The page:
I can't imagine what the CMS and ONC review committees are going through right now. My head is spinning, and I don't even have to read every last word of all the public comments on the proposed rule for meaningful use of EMRs or the interim final rule on standards and certification of EMRs, much less incorporate the comments into final regulations that have been promised in the next three months.
The comment period on the CMS proposal and the ONC interim final rule closed Monday, and I'm sure the folks in Washington are up to their eyeballs in work right now.
I base that assessment on the number of press releases, media advisories and comment documents themselves that have poured into my email inbox in the last week or so. FierceEMR and FierceHealthIT reported on the opinions of some organizations already, notably the College of Healthcare Information Management Executives and the Healthcare Information and Management Systems Society. But what's come in just under the deadline is too much to summarize in one column.
I will, however, make an attempt to run down some general themes. Provider organizations--notably the American Academy of Family Physicians, which commented about two weeks ago--want partial credit for partial progress.
Consumer groups have their own goals. We heard this week from a coalition consisting of the AARP, the Center for Democracy and Technology, Consumers Union, the National Partnership for Women & Families and the Pacific Business Group on Health, which called on CMS not to weaken the rules, lest the massive federal investment be wasted. An even larger coalition, 56 groups led by the Markle Foundation, the Center for American Progress and the Engelberg Center for Health Care Reform at the Brookings Institution, want CMS to focus on health improvement goals, specific quality metrics and consumer participation.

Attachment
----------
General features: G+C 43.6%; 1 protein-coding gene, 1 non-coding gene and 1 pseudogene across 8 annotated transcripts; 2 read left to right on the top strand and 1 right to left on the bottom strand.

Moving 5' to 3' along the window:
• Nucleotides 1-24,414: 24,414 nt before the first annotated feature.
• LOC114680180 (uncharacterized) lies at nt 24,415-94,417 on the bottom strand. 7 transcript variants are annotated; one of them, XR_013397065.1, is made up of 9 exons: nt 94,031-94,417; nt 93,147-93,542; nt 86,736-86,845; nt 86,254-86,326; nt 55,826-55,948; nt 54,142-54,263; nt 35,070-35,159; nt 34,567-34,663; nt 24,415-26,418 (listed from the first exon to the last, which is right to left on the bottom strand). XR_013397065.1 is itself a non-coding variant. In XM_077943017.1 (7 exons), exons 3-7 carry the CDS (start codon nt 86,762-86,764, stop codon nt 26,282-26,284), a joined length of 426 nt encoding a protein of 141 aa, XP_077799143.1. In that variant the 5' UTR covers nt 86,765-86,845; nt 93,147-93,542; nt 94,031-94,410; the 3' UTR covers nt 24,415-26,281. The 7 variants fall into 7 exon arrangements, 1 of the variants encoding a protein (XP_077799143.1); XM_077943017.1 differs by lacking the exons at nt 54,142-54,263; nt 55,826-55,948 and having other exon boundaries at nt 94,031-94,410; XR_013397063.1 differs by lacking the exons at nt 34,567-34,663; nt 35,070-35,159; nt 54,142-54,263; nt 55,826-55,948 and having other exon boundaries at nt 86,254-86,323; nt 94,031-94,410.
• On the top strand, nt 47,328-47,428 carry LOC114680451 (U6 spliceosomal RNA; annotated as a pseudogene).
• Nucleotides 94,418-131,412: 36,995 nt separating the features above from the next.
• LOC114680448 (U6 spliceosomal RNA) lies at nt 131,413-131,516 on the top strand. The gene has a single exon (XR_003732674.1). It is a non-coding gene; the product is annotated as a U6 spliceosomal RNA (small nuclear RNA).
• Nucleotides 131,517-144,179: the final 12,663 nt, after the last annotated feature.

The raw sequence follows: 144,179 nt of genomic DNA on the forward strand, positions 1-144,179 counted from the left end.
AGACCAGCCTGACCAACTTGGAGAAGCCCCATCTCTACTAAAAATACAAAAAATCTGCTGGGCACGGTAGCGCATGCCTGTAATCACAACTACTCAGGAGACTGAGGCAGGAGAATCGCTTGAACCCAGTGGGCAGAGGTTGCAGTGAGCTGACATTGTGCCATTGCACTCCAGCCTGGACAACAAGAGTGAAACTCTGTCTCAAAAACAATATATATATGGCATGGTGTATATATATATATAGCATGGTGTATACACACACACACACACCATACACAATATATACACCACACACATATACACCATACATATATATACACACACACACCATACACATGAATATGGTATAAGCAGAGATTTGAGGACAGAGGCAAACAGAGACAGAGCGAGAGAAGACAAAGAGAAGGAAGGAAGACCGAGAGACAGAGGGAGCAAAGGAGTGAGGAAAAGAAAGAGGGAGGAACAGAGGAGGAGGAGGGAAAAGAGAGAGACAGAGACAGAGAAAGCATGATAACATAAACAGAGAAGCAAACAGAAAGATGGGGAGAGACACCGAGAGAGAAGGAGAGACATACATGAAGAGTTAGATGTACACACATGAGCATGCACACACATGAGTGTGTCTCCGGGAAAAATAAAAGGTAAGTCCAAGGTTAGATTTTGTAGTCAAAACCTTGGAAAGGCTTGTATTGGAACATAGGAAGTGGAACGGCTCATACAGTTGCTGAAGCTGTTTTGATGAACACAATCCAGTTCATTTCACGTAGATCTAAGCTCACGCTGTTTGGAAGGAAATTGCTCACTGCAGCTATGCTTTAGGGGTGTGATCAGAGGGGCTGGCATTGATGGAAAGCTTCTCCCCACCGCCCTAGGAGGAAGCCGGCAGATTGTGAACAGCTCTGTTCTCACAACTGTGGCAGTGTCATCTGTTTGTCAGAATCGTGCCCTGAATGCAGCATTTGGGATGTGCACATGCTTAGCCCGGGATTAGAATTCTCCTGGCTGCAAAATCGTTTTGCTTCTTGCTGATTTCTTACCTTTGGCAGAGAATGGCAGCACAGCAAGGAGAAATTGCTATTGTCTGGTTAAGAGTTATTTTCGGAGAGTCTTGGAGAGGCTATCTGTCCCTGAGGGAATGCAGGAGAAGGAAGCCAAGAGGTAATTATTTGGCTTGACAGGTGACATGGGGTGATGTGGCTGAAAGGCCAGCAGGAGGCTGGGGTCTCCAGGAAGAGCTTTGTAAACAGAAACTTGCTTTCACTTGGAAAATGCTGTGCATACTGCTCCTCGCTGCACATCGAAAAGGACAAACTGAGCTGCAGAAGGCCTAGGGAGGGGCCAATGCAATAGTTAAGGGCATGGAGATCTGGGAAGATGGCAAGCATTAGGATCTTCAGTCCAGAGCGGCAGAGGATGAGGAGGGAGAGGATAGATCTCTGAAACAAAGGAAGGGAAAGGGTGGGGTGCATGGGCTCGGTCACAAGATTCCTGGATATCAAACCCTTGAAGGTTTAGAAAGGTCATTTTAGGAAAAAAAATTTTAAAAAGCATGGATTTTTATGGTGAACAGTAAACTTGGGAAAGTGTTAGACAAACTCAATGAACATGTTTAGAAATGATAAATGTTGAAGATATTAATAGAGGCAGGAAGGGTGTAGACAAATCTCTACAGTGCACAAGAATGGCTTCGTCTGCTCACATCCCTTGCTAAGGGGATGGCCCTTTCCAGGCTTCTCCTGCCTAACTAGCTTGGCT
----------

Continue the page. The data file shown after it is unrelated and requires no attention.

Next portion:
On the vendor side, the HIMSS EHR Association wants CMS to endorse standards recommended by the Health IT Standards Panel, and to clarify many of the specifications, but not increase the number of requirements. "The sheer number of requirements, and their complexity, could cause a provider that is doing everything right to miss the incentives based on small oversights or elements beyond their control, says EHRA Vice-chair Mark Segal of GE Healthcare.
That's a lot to digest. I don't envy the review committees or CMS and ONC staffers. - Neil